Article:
When and if we ever do get our personal robot assistants, it would be nice to think that we could "be ourselves" in front of them, doing things such as scratching our butts or checking our deodorant - because they're just robots, right? They're not going to know what we're doing. Well ... thanks to research currently being conducted at Cornell University, there's already a Microsoft Kinect system that can correctly identify people's activities, based on observation of their movements. If such technology were incorporated into a robot, it's possible that it could admonish you for chewing with your mouth open - although more likely, it might offer to help you lift a heavy object.

In the research project, the Kinect's RGBD (Red, Green, Blue, Depth) camera was used to observe four people performing 12 different activities in five different settings - office, kitchen, bedroom, bathroom, and living room. The activities included things like brushing teeth, cooking, writing on a whiteboard, working on a computer, and drinking water. The data was ran through an algorithm, in which activities were broken down into more manageable sub-activities, known as a hierarchical maximum entropy Markov model. It states, essentially, that if a person is seen to do A, B, C, and D, then E is probably what they're doing. If the system had first seen the person perform a training set of the activities, it was able to recognize those activities with 84.3 percent accuracy "in the field." If it hadn't seen the person before, it was able to manage 64.2 percent accuracy.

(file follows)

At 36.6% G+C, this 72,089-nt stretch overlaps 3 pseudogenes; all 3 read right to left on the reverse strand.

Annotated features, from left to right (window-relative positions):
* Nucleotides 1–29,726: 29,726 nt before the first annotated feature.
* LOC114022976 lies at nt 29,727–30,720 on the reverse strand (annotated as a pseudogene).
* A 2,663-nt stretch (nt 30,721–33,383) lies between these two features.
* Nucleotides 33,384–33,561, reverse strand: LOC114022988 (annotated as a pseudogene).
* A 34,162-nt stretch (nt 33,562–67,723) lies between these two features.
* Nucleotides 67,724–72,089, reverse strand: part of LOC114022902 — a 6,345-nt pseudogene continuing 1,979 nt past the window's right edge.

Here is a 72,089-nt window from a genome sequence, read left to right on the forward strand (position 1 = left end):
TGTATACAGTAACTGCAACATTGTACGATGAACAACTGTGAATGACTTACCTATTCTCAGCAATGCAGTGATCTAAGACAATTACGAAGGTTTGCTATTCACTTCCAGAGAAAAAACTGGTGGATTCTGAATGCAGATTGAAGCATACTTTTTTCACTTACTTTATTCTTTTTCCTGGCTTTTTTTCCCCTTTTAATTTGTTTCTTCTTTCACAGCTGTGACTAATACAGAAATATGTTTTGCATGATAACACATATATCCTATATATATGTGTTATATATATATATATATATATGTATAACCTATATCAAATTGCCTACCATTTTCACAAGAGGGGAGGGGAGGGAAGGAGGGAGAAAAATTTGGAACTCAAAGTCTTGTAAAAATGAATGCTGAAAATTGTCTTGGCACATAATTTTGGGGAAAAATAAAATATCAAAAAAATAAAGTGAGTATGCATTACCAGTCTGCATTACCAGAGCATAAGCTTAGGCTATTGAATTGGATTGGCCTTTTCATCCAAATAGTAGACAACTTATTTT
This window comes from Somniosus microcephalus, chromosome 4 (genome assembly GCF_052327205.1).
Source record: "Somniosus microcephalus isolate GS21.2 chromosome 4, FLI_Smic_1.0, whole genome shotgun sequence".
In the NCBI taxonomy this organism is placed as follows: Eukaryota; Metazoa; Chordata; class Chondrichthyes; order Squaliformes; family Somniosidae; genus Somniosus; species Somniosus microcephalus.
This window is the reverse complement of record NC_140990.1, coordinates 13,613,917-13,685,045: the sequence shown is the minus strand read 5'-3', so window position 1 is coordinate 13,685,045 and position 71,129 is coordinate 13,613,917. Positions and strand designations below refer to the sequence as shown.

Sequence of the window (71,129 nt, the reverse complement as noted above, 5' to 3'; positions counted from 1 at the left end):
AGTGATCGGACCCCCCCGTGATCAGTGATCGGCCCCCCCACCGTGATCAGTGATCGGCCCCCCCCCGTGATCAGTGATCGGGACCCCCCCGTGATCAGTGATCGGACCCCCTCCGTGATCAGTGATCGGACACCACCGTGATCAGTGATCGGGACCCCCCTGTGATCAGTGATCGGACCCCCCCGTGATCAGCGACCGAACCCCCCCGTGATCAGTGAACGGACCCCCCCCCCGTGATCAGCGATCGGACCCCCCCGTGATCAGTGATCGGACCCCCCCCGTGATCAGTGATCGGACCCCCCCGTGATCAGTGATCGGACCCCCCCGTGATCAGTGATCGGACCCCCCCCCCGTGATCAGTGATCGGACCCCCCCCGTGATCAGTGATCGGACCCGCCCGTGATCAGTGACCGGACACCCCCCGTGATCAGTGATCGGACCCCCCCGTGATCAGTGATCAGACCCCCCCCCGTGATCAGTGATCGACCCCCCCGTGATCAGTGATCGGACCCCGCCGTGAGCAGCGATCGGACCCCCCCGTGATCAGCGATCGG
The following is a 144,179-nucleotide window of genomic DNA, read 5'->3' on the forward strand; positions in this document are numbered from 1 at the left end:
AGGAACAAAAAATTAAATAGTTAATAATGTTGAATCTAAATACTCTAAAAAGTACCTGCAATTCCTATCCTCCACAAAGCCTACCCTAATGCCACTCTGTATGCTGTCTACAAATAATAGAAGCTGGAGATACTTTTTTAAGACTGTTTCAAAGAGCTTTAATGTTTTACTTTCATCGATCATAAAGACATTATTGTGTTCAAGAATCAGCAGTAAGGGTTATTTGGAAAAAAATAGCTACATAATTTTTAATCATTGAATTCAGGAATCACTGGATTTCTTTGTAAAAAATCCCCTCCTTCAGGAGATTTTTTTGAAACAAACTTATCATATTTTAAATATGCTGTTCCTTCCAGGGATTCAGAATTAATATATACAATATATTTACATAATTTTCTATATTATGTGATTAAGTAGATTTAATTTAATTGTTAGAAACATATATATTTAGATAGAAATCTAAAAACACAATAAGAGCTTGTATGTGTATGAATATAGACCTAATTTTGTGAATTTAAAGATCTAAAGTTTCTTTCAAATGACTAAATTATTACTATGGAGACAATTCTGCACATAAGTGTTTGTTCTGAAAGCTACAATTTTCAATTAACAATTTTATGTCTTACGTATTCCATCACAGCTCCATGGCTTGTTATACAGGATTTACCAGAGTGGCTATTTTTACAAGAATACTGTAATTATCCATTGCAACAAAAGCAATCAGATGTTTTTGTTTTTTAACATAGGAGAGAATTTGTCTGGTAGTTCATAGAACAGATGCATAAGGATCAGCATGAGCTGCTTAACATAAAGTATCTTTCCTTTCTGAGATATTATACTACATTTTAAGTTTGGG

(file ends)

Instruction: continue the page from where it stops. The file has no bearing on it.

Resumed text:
Personal assistant robots equipped with such a system could use it in home care situations, checking that people in its care were drinking enough water, brushing their teeth regularly, taking their pills, and so on. Depending on the abilities of the robot, if it saw that the person were having difficulty doing something, it could even step in and help.

In the experiments, the system was able to avoid getting thrown off by non-related gestures mixed in with the activities, and it didn't seem to matter if the person it was watching was left or right-handed. The Cornell researchers did admit, however, that all of their subjects were performing out in the open, and weren't sure how well the system would perform if objects were blocking part of its view. They also suggested that it would work better if the system could learn to recognize certain key objects (toothbrushes, forks, etc.) that are contextual to certain activities.


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